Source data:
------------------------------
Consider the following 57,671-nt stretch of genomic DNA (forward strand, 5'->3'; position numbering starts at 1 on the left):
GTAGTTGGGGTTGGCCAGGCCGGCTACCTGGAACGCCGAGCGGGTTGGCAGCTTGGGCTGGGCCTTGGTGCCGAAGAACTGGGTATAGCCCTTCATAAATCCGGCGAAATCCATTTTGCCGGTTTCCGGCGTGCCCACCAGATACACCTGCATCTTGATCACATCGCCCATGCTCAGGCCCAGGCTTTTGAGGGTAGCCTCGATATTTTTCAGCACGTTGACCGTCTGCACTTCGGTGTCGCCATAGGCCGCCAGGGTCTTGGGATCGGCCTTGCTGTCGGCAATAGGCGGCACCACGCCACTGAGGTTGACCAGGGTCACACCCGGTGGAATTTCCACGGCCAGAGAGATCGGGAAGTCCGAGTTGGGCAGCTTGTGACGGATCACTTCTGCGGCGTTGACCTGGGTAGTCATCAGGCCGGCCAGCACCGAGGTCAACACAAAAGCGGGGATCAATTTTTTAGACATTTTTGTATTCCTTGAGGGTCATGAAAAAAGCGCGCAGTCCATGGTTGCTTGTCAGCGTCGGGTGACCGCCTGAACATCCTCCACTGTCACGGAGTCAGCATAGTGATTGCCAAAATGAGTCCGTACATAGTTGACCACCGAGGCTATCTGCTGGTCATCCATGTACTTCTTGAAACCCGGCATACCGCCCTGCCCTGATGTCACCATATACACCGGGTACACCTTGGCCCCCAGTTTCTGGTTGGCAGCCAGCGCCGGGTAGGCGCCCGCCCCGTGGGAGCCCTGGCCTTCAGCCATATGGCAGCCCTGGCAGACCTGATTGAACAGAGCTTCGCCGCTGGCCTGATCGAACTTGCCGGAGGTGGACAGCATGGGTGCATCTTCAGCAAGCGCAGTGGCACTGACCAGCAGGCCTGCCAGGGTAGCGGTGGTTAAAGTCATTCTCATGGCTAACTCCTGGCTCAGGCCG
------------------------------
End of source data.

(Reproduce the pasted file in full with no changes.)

Consider the following 57,671-nt stretch of genomic DNA (forward strand, 5'->3'; position numbering starts at 1 on the left):
GTAGTTGGGGTTGGCCAGGCCGGCTACCTGGAACGCCGAGCGGGTTGGCAGCTTGGGCTGGGCCTTGGTGCCGAAGAACTGGGTATAGCCCTTCATAAATCCGGCGAAATCCATTTTGCCGGTTTCCGGCGTGCCCACCAGATACACCTGCATCTTGATCACATCGCCCATGCTCAGGCCCAGGCTTTTGAGGGTAGCCTCGATATTTTTCAGCACGTTGACCGTCTGCACTTCGGTGTCGCCATAGGCCGCCAGGGTCTTGGGATCGGCCTTGCTGTCGGCAATAGGCGGCACCACGCCACTGAGGTTGACCAGGGTCACACCCGGTGGAATTTCCACGGCCAGAGAGATCGGGAAGTCCGAGTTGGGCAGCTTGTGACGGATCACTTCTGCGGCGTTGACCTGGGTAGTCATCAGGCCGGCCAGCACCGAGGTCAACACAAAAGCGGGGATCAATTTTTTAGACATTTTTGTATTCCTTGAGGGTCATGAAAAAAGCGCGCAGTCCATGGTTGCTTGTCAGCGTCGGGTGACCGCCTGAACATCCTCCACTGTCACGGAGTCAGCATAGTGATTGCCAAAATGAGTCCGTACATAGTTGACCACCGAGGCTATCTGCTGGTCATCCATGTACTTCTTGAAACCCGGCATACCGCCCTGCCCTGATGTCACCATATACACCGGGTACACCTTGGCCCCCAGTTTCTGGTTGGCAGCCAGCGCCGGGTAGGCGCCCGCCCCGTGGGAGCCCTGGCCTTCAGCCATATGGCAGCCCTGGCAGACCTGATTGAACAGAGCTTCGCCGCTGGCCTGATCGAACTTGCCGGAGGTGGACAGCATGGGTGCATCTTCAGCAAGCGCAGTGGCACTGACCAGCAGGCCTGCCAGGGTAGCGGTGGTTAAAGTCATTCTCATGGCTAACTCCTGGCTCAGGCCG